Bridges & Water

6 April 2015 – Imagine me up there on the Prince Edward (aka Bloor) Viaduct, suddenly noticing this colourful retaining wall and wanting a closer look. Fortunately, I don’t have to resort to a spot of base jumping. Its illegality & my cowardice aside, leaping from that bridge is now impossible: it has been jump-proofed.

Prince Edward (Bloor) Viaduct, from trail below

Safe, easy, legal access? Down Pottery Rd to the Don River, and south on the trail.

Pottery Road access to Route 45

The trail parallels the Don Valley Parkway for a bit, then drops into the valley. Highway up there to my left, city towers on distant skylines — but down here, only the trail, slowly awakening nature, water and bridges.

Like this railway bridge, crossing the Don to soar up one edge of the Evergreen Brick Works.

railway bridge over the Don, with the Brick Works behind

Tagging on every trestle. Not what I think of as art; just tags. (I know, I know: if you can read them they are ripe with messages. But I cannot read them, and they are not beautiful, so they offer me nothing.)

Sometimes the bridge itself is beautiful. The wonderful radiating curves of this next low bridge, for example, draw my grateful eye away from the uninspired tagging beneath it.

low bridge over the Don, between Brick Works & Bloor Viaduct

I suppose this next painted statement is also uninspired … it is certainly unoriginal … but I am charmed.

along Route 45 South

My mind flashes back to the Leuty Lifeguard Station  I showed you recently, with its Happy Face addition, and I wonder: when did I become such a sucker for this stuff?

I don’t wonder for long, because I see another stretch of trail adored with the type of bright yellow squiggles I’ve seen on bike trails before — but, until now, always from a bridge looking down. The symbols are enigmatic. The work of midnight druids with a paint-pot?

yellow symbols on Route 45 South

Then I look closer, form my hypothesis, and have it confirmed a bit farther down the trail.

trail markings

Not the work of druids at all — unless they are also city employees, that is, marking cracks that need repair. The outline shows a whole area needing work; the chevrons signal the sunken patch between.

I squint at the blue ripple beyond, how appropriate so close to a river, and then laugh at the stencil message.

also trail markings!

“Don was here”? It doesn’t exactly seem official, does it? Yet we are next to the Don River, and the ripple, and the message, are repeated at intervals down the trail.

By now I’m opposite the colourful retaining wall section that drew my attention while crossing the Viaduct. It’s not that any of the panels look particularly interesting — it’s just that they go on and on.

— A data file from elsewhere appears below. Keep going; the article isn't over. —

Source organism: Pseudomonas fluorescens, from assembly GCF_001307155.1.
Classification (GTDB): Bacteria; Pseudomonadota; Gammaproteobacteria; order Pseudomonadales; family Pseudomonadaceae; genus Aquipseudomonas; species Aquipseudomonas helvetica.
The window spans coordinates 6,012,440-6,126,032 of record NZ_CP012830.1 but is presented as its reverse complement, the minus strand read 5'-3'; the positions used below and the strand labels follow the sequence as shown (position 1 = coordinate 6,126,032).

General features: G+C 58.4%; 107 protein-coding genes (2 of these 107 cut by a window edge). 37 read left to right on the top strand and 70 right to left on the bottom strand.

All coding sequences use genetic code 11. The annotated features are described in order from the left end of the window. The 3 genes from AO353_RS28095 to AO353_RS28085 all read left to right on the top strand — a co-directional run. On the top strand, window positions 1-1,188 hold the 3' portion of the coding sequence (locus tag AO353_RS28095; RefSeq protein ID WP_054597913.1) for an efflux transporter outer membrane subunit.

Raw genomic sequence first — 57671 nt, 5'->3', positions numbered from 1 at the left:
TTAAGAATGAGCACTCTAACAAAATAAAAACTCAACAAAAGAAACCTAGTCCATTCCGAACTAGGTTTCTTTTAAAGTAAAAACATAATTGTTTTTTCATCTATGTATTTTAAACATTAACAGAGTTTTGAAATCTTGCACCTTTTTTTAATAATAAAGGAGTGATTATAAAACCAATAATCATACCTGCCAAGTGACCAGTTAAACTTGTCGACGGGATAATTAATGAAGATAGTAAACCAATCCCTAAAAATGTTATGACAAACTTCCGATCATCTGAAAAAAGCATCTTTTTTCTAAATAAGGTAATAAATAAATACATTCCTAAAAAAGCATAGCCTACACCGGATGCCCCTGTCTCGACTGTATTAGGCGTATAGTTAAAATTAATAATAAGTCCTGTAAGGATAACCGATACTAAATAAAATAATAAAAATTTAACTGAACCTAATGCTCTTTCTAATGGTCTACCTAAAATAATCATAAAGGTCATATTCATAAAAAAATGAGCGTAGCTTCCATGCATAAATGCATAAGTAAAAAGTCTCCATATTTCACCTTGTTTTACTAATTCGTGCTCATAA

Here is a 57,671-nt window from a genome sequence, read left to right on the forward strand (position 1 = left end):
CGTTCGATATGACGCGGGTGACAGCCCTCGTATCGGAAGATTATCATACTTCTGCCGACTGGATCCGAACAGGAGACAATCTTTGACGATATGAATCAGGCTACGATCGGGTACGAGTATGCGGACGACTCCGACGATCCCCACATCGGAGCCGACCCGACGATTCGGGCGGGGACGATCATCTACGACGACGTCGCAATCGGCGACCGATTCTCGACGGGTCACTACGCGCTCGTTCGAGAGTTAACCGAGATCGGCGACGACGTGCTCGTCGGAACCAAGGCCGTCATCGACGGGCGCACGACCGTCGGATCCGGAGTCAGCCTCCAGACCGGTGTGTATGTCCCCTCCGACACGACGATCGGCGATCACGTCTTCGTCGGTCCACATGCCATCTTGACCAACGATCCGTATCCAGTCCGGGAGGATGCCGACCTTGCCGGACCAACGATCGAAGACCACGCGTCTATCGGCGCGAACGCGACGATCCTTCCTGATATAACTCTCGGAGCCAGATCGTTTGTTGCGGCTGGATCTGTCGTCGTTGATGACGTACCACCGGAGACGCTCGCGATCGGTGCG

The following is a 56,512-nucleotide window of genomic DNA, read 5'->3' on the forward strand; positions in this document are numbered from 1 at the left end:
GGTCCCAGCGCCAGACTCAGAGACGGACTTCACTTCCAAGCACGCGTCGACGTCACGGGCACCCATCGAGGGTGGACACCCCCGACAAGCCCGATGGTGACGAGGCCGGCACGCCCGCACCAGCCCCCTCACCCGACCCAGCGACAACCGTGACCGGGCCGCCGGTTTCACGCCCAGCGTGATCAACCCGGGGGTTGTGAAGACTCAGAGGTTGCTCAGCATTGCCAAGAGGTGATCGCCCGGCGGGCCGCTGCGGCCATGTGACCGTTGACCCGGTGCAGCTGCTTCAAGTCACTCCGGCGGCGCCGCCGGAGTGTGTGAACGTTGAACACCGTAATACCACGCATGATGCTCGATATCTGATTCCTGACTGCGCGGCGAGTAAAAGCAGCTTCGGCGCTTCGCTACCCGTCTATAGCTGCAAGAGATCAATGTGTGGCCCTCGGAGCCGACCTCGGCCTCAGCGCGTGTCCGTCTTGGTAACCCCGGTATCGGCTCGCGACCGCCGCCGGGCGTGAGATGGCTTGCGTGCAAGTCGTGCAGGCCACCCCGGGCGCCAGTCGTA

And on.

retaining wall graffiti north of the Bloor Viaduct

But now I can get closer, so I do. I clamber up through the brush and the muck (oh, you should see my boots) for a closer look  …

panels on the retaining wall

… which also involves crossing that railway track. After looking both ways, of course! (Though, given the amount of rust on the rails, I doubt it’s active.)

As I start back through the muck to the trail, I eye all the construction work being done on Viaduct trestles. Then I spot the message added to a box on-site, and laugh. (Later, cleaning my boots, I keep that redeeming laugh in mind.)

Viaduct constuction site

Soon I’m well south of the Viaduct, closing in on the access stairs up to the pedestrian bridge that spans the Don, linking the two sides of Riverdale Park.

And then I’m at the stairs. Up, up the steps — where I meet a dog hell-bent on down-down the steps. Alas, his owner has other plans, and the owner holds the determining end of the leash. A moment’s quick-shuffle realignment of feet and paws, and they take off. (Across-across, not down-down.)

I linger, look over the tagged railing to yet more bridges beyond.

bridges over the Don River, from the Riverdale Park bridge

Three that I can see, one of them reflected perfectly in the river below. I know the Don will pass under a few more again, before it finally flows into Lake Ontario.

 

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5 Comments

  1. bobgeor

     /  7 April 2015

    I like those ‘Don Was Here’ markings. There was a couple at Todmorden Mills that are now gone.

    Reply
    • Do you know who/what they are?

      Reply
      • bobgeor

         /  7 April 2015

        Oh, yes, of course! It’s a public art installation which marks to the route of the Don before it was straightened at the end of the 19th century. There’s a bunch of them along the Don Recreational Trail all the way up to Todmorden.

      • This is terrific — I hope I’ll remember to mention this (with credit) in my next post. It’s a bit like the canoes that mark the path of the now-suberged/lost Garrison Creek down to the lake…

  2. Thank you Penny – people seem determined to make their mark – interesting to read bobgeor’s comments on the route of the Don –

    Reply

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